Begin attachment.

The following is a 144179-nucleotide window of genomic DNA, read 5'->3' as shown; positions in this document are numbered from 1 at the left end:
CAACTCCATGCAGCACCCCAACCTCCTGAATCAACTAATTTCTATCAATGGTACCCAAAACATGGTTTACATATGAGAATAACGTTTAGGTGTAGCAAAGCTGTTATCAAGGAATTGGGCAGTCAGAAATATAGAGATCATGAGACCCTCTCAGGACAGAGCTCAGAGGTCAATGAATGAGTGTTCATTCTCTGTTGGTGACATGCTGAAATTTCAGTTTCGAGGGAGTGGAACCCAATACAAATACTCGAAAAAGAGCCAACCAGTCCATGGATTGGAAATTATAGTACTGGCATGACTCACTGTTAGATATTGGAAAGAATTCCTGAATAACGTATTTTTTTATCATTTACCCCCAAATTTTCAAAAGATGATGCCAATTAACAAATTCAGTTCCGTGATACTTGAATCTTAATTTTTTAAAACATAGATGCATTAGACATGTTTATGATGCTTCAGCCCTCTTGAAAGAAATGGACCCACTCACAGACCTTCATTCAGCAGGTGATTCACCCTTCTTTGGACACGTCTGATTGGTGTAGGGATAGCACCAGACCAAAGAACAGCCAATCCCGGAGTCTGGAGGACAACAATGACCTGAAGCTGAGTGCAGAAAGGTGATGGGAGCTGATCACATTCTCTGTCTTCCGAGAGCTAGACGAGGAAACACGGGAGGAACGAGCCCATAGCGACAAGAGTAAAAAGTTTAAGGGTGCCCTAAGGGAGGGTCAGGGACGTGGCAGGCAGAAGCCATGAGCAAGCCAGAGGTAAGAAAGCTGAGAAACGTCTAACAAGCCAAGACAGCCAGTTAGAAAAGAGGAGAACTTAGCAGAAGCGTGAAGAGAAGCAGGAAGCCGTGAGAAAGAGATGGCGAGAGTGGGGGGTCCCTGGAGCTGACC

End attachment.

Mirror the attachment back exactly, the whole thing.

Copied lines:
The following is a 144179-nucleotide window of genomic DNA, read 5'->3' as shown; positions in this document are numbered from 1 at the left end:
CAACTCCATGCAGCACCCCAACCTCCTGAATCAACTAATTTCTATCAATGGTACCCAAAACATGGTTTACATATGAGAATAACGTTTAGGTGTAGCAAAGCTGTTATCAAGGAATTGGGCAGTCAGAAATATAGAGATCATGAGACCCTCTCAGGACAGAGCTCAGAGGTCAATGAATGAGTGTTCATTCTCTGTTGGTGACATGCTGAAATTTCAGTTTCGAGGGAGTGGAACCCAATACAAATACTCGAAAAAGAGCCAACCAGTCCATGGATTGGAAATTATAGTACTGGCATGACTCACTGTTAGATATTGGAAAGAATTCCTGAATAACGTATTTTTTTATCATTTACCCCCAAATTTTCAAAAGATGATGCCAATTAACAAATTCAGTTCCGTGATACTTGAATCTTAATTTTTTAAAACATAGATGCATTAGACATGTTTATGATGCTTCAGCCCTCTTGAAAGAAATGGACCCACTCACAGACCTTCATTCAGCAGGTGATTCACCCTTCTTTGGACACGTCTGATTGGTGTAGGGATAGCACCAGACCAAAGAACAGCCAATCCCGGAGTCTGGAGGACAACAATGACCTGAAGCTGAGTGCAGAAAGGTGATGGGAGCTGATCACATTCTCTGTCTTCCGAGAGCTAGACGAGGAAACACGGGAGGAACGAGCCCATAGCGACAAGAGTAAAAAGTTTAAGGGTGCCCTAAGGGAGGGTCAGGGACGTGGCAGGCAGAAGCCATGAGCAAGCCAGAGGTAAGAAAGCTGAGAAACGTCTAACAAGCCAAGACAGCCAGTTAGAAAAGAGGAGAACTTAGCAGAAGCGTGAAGAGAAGCAGGAAGCCGTGAGAAAGAGATGGCGAGAGTGGGGGGTCCCTGGAGCTGACC